Easy app for FODMAPs

Monash University has launched an app for the iPad and iPhone that helps patients with irritable bowel syndrome (IBS) to accurately judge foods that are high in certain nutrients known to be poorly absorbed by the digestive tract.

Monash University's Department of Gastroenterology has led the world in research into a family of carbohydrates called FODMAPs – fermentable, oligosaccharides, disaccharides, monosaccharides and polyols – that seem to trigger IBS symptoms.

The university has over the years created a formidable database of knowledge on FODMAP content of foods and has also created a special diet for patients with IBS to help them reduce or avoid foods high in these sugars, called the Monash University Low FODMAP Diet.

While the database is a wonderful resource for researchers, consumers and health professionals don't have easy access to the information. Now, the FODMAP research team – led by Monash's director of gastroenterology, Professor Peter Gibson, and Dr Jane Muir, head of translational nutrition science – has developed an easy to use app to help consumers and healthcare professionals to monitor food intake.

Monash dietitian Dr Jaci Barrett said the team had published medical papers over the years listing the levels of FODMAPs, but they aren't very accessible to the general public.

“Health professionals also don't know where to look for them,” Dr Barrett said. “We were looking for another way to get the information out there and share it in a user friendly manner.”

“That's when we started thinking about some sort of electronic way of sharing the information, leading to the iPhone app.”

FODMAPs are predominantly found in certain fruits and some vegetables, particularly onions and garlic, and in wheat and rye products. Monash University has its own laboratory to test different foods for their FODMAP levels, which Dr Barrett said was not undertaken elsewhere.

“There are international researchers and dietitians who have been interested in our work who send us food from their country to analyse, so there is a lot of interest out there,” she said. “We are gradually expanding our understanding of the levels of these carbohydrates in foods around the world.”

The app uses a traffic light system to show which foods – and how much of it – are high in FODMAPs. Health professionals can also use it if they are caring for an IBS patient on the diet.

“Instead of giving people the actual quantity of FODMAPs in foods we've adapted it into a low (green), moderate (orange) and high (red) traffic light system so people can easily glance at the foods on the list and know whether they are suitable or not,” Dr Barrett said.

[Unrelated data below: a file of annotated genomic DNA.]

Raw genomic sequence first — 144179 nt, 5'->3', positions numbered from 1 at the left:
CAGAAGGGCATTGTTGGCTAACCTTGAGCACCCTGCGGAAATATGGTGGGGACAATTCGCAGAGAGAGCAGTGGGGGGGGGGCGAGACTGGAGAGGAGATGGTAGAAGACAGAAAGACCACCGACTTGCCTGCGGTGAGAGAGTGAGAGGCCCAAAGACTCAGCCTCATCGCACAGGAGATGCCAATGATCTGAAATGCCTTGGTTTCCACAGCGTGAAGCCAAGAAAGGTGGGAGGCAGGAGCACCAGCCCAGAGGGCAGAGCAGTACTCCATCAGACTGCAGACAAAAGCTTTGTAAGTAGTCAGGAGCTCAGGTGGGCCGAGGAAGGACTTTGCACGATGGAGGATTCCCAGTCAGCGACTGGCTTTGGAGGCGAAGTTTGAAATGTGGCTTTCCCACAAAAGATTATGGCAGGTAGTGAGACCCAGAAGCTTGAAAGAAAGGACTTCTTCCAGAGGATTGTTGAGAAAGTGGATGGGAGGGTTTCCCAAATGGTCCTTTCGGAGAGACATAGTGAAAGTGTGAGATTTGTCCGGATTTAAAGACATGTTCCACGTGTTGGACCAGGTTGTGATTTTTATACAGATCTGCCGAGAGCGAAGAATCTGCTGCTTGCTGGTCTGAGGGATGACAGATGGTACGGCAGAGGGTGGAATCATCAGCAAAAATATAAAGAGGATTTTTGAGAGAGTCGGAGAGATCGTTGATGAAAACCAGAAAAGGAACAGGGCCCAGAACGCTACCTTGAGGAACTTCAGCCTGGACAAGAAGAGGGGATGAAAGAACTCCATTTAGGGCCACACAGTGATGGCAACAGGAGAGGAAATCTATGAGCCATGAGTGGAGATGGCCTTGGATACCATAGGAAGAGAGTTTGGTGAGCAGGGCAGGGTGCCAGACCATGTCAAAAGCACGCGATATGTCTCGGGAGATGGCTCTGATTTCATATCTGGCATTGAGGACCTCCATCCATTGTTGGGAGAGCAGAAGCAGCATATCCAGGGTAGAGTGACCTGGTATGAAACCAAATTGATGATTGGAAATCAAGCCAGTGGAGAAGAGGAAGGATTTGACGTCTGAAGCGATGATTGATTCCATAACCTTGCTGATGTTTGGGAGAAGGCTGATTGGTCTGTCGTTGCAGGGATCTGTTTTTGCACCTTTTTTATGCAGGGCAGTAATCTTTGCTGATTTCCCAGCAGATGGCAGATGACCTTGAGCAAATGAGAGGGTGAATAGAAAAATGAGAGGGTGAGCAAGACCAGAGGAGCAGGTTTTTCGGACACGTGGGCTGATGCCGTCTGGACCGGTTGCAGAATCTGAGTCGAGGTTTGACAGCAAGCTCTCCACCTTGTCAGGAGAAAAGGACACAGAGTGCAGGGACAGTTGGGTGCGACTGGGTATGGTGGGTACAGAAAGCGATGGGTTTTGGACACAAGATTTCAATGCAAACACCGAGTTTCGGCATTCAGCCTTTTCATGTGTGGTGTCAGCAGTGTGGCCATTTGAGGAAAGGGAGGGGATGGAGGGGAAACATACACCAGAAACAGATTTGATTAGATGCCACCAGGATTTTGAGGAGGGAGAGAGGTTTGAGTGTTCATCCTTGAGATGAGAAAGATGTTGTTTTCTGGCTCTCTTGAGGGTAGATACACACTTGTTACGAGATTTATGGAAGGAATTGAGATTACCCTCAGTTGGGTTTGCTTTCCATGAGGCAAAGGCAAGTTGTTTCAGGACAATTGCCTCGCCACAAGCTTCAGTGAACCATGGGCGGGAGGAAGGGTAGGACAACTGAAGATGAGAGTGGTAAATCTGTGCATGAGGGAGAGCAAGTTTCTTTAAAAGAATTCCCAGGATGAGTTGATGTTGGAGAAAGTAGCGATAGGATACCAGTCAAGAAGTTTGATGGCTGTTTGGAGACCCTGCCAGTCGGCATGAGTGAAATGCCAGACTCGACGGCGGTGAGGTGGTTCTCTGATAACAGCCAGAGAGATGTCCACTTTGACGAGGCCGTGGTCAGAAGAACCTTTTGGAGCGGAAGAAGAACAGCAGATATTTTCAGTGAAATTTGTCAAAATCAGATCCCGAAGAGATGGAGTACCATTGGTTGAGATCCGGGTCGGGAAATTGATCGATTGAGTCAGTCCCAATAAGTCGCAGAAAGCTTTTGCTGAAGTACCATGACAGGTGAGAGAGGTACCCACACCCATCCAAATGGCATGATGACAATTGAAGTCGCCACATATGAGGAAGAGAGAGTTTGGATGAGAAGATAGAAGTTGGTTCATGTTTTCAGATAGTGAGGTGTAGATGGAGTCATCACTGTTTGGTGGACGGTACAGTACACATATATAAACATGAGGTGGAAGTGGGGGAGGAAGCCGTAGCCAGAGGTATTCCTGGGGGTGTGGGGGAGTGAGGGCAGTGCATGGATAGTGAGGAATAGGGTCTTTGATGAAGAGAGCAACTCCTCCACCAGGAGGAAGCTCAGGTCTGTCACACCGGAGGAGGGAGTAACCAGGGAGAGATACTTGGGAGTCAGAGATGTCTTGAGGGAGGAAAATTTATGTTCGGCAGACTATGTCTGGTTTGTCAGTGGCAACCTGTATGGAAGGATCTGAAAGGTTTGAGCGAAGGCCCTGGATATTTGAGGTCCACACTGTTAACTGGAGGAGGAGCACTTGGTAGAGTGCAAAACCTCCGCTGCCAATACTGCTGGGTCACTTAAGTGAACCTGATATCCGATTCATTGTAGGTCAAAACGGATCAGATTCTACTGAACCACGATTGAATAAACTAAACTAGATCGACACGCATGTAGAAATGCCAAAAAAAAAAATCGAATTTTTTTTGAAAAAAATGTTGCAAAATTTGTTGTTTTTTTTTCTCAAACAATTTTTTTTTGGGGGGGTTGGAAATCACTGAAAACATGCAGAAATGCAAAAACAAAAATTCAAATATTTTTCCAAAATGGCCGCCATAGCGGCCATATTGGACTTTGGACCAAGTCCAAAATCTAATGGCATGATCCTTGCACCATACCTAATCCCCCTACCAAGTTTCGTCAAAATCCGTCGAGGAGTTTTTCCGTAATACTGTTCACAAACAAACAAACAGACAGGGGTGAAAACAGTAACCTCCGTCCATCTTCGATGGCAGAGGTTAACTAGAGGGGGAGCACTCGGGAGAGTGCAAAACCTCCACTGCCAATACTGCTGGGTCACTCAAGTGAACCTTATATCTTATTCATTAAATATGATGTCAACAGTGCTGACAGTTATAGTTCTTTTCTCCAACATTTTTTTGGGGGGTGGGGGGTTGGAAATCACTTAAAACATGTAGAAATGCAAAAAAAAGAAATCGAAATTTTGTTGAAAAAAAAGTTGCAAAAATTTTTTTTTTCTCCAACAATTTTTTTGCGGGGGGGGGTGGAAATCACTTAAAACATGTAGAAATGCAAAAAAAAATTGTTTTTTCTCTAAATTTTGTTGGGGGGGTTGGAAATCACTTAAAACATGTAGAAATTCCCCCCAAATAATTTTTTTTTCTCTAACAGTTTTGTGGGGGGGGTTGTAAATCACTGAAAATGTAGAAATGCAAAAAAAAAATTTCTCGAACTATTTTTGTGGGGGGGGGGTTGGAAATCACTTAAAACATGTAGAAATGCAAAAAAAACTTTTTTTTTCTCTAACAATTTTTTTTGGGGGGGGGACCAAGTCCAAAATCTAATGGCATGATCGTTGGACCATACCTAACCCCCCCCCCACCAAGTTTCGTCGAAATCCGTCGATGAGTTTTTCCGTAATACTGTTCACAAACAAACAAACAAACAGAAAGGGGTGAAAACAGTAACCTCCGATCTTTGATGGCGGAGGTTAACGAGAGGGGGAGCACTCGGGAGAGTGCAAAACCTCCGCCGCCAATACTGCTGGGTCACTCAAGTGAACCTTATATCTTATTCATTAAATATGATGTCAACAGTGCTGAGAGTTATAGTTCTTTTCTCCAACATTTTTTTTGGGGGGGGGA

“We've given a bit more detail because previous food lists have said 'these foods are high and must be avoided', but we've incorporated a lot more detail into the app. A certain food might be high in FODMAPs, but if they actually eat a small serve of it, they may get away with it without significant IBS symptoms.

“For example, a food may be labelled red if you eat a whole serve, but it's actually orange if you only have a third. Therefore if you love that food, you can try a small amount and it may not cause you symptoms. We don't like overly restricting people's diets so any extra information that helps people expand their diet will help.”

The app also includes a number of recipes and menus, created by a research chef who works with the university.

Dr Barrett said an extra feature had been added for consumers who have a particularly good understanding of what their level of tolerance is with their diet. “If they have worked with a dietitian and know what their sensitivities are, they can filter the settings on the food list,” she said.

“There are five different types of FODMAP sugars and some people might have a major symptom to one of them and tolerate the rest, so they can go into the filter options and adapt it, which adapts the food list for their specific individual needs.

“When it comes to the food lists the patients will be able to use it on their own, but we don't want people being on this diet strictly for a long time. A lot of these foods are really good for us, so I think that encouragement and guidance through a health professional that also understands the app and can use it with them is a really important part of the whole system.”